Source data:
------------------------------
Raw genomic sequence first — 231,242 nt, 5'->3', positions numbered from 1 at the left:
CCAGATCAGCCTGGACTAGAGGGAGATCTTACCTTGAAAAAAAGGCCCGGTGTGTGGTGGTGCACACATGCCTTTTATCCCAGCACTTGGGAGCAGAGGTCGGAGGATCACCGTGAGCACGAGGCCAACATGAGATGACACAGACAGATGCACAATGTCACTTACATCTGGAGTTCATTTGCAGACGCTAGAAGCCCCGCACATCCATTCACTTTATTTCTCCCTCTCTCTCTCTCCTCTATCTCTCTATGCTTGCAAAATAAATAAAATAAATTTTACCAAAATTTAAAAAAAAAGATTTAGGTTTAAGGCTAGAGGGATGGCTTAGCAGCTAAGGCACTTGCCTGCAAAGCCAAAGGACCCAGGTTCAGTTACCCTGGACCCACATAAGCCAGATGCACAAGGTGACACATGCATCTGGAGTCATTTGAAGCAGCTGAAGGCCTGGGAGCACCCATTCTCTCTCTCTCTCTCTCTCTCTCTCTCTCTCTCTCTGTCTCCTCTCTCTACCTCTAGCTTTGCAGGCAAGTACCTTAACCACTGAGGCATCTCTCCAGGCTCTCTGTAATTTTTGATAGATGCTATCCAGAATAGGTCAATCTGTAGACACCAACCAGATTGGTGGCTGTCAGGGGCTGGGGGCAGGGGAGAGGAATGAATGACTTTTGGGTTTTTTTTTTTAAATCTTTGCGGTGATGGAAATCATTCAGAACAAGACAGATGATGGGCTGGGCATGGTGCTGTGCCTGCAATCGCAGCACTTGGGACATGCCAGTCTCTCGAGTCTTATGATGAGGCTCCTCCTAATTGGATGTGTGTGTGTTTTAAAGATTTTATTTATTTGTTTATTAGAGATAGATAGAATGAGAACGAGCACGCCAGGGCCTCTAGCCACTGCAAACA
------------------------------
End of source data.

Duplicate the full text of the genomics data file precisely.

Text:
Raw genomic sequence first — 231,242 nt, 5'->3', positions numbered from 1 at the left:
CCAGATCAGCCTGGACTAGAGGGAGATCTTACCTTGAAAAAAAGGCCCGGTGTGTGGTGGTGCACACATGCCTTTTATCCCAGCACTTGGGAGCAGAGGTCGGAGGATCACCGTGAGCACGAGGCCAACATGAGATGACACAGACAGATGCACAATGTCACTTACATCTGGAGTTCATTTGCAGACGCTAGAAGCCCCGCACATCCATTCACTTTATTTCTCCCTCTCTCTCTCTCCTCTATCTCTCTATGCTTGCAAAATAAATAAAATAAATTTTACCAAAATTTAAAAAAAAAGATTTAGGTTTAAGGCTAGAGGGATGGCTTAGCAGCTAAGGCACTTGCCTGCAAAGCCAAAGGACCCAGGTTCAGTTACCCTGGACCCACATAAGCCAGATGCACAAGGTGACACATGCATCTGGAGTCATTTGAAGCAGCTGAAGGCCTGGGAGCACCCATTCTCTCTCTCTCTCTCTCTCTCTCTCTCTCTCTCTCTGTCTCCTCTCTCTACCTCTAGCTTTGCAGGCAAGTACCTTAACCACTGAGGCATCTCTCCAGGCTCTCTGTAATTTTTGATAGATGCTATCCAGAATAGGTCAATCTGTAGACACCAACCAGATTGGTGGCTGTCAGGGGCTGGGGGCAGGGGAGAGGAATGAATGACTTTTGGGTTTTTTTTTTTAAATCTTTGCGGTGATGGAAATCATTCAGAACAAGACAGATGATGGGCTGGGCATGGTGCTGTGCCTGCAATCGCAGCACTTGGGACATGCCAGTCTCTCGAGTCTTATGATGAGGCTCCTCCTAATTGGATGTGTGTGTGTTTTAAAGATTTTATTTATTTGTTTATTAGAGATAGATAGAATGAGAACGAGCACGCCAGGGCCTCTAGCCACTGCAAACA